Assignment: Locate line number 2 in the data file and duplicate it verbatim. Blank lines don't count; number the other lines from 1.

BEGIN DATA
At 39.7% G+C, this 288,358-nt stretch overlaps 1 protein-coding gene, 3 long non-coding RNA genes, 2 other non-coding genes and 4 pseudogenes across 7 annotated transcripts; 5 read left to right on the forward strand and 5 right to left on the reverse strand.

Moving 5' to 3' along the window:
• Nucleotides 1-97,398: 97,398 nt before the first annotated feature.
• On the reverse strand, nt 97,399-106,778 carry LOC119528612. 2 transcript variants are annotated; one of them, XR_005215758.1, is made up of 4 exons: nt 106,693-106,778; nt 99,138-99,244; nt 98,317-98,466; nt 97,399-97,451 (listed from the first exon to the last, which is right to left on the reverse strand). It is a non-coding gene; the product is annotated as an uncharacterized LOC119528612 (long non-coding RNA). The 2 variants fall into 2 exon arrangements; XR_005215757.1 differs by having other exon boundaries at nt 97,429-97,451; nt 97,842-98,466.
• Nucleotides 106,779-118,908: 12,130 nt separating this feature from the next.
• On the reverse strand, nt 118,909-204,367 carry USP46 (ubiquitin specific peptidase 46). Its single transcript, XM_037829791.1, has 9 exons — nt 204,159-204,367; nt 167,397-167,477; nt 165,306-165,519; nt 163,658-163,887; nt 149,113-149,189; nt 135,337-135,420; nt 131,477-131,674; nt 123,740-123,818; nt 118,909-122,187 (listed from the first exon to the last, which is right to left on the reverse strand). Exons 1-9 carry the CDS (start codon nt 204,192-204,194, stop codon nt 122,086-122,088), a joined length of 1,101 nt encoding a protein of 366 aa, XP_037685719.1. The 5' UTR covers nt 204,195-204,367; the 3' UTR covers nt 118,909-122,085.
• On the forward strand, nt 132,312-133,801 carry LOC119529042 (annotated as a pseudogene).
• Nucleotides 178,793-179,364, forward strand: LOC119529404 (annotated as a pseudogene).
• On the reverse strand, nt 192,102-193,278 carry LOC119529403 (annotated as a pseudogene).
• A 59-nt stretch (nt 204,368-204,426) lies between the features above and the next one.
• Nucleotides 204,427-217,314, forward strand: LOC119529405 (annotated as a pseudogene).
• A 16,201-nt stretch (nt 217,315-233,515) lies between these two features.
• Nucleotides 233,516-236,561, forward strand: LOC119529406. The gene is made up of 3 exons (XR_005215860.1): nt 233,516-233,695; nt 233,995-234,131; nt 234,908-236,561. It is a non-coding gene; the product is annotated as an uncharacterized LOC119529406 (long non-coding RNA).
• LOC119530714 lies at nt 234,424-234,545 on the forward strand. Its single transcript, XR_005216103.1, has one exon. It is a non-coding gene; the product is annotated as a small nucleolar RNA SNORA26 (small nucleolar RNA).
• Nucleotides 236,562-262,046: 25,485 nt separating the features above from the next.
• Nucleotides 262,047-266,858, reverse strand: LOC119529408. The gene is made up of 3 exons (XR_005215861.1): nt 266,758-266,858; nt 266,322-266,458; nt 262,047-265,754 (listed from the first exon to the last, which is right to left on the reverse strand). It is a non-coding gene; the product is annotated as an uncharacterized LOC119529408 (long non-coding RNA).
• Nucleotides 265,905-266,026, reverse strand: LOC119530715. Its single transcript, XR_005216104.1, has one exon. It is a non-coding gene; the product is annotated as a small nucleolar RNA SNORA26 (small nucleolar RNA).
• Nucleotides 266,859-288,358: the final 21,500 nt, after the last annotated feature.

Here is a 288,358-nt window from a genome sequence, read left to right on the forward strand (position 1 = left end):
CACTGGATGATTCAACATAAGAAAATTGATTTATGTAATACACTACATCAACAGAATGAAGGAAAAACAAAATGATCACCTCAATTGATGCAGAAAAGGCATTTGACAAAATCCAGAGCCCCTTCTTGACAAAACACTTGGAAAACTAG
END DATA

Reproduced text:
Moving 5' to 3' along the window: